Our day was young enough that we drove north of Taipei into the mountains to the resort area around Beitou to spend time in a hot spring resort. The hot springs were developed by the Japanese and have been popular ever since.The road into the mountains was filled with incredibly sharp turns but that was not the most worrisome part of our trip.The most anxious part of our trip was yet to come. We saw fabulous views as we went higher and higher. Unfortunately Mei was low on fuel. We were about one third of the way there when the low fuel light came on. The car stalled. We held our breaths. The car started. It ran well but for how long? Where should we go to fill up Mei's car? Mei and Naomi knew there was no gas atation for another 16 kilometres and the road was up all the way. Would we make it to the hot springs before we ran out of fuel? Would we be pushing the car before or after we soaked in the hot tub? We held our breaths as we went higher and higher into the mountains with the little light blinking on and off the whole time. We miraculously arrived at a lovely hillside resort just as the sun was setting among the misty mountains. Mei made all the arrangements for us to rent one of the deluxe private cottages for an hour. Downstairs the cottage had a nicely furnished living room with a large television. Beside the living room there was a softly lit room with plants and the tiled hot tub and an adjacent bathroom equipped with a shower, toilet, lots of soaps, shampoos, fluffy towels and a hair dryer. There were two bedrooms, one downstairs and another upstairs loft with three beds and private bathroom. John decided to watch sports and news on CNN and the three girls tried out the hot tub. The spring water filled the large sunken tub in a few minutes with hot water and after showering, first Mei and Naomi went in and then I joined them. There was room for the three of us. I floated and had to concentrate on sitting down on the built in seat. We only wore our birthday suits; a first for me in such an intimate environment. We had plenty of time to share thoughts girl-style before showering again and getting dressed. It was a very relaxing time and I was delighted I had had the experience. After returning the key we thought once more about getting back to Taipei without running out of fuel. We still had about 5 kilometers to go after our relaxing soak to get to the service station. We made it there with a great sigh of relief; no one really wanted to push Mei's car now that we were all clean and relaxed. It was amazing how fuel efficient her car was. It seemed to go for many kilometers on no fuel at all!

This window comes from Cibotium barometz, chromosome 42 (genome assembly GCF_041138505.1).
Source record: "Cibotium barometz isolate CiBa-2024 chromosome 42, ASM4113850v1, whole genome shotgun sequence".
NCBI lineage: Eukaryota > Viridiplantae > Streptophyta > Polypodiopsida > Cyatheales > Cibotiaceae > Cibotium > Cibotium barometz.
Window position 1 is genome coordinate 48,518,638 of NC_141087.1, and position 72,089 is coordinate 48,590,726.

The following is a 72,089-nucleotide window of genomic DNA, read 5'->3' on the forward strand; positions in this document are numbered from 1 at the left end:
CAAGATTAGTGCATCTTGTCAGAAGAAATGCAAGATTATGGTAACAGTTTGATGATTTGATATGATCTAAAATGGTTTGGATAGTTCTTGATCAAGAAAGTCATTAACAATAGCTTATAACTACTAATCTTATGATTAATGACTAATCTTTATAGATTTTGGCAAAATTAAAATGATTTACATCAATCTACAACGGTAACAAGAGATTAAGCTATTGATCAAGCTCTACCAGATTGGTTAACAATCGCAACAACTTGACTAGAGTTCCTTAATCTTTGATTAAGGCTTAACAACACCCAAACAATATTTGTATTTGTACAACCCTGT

On our windy road down we happened upon the world famous Taiwanese author Lin Yutang's home (now a restaurant) and we stopped in and took in the view. It was lovely; the distant lights of Taipei in the hills all around and below us. This famous man was also an inventor and built the first Chinese typewriter. He wrote many books in English. One was on the New York Time's best seller list for fifty two weeks in the 1930's. After we returned to the city we went to a very busy part of town where the shops were still open. The four of us looked at the shops and ate our way through the Shilin Night Market. One more adventure awaited us. John needed a new pair of eye glasses. We found a small shop that was open and the four of us went into it. We created quite a sensation because Canadians are not often there late on a Sunday night to buy new glasses! John tried on many pairs of frames and received a lot of advice from his fashion advisors Mei and Naomi. Mei also took many pictures one of which is now quite famous: John is wearing bright orange frames and we are laughing. Lots of laughing went on during that sale! John decided on his frames, paid for them and found out that he needed to return the following day to pick them up.
Because John and I only had Monday March 26th, my birthday and Tuesday March 27th left before leaving Taiwan for New Zealand late Tuesday night, Mei and Naomi wanted us to see the famous main temple of Taipei: Longsham Temple. When we returned to Amo'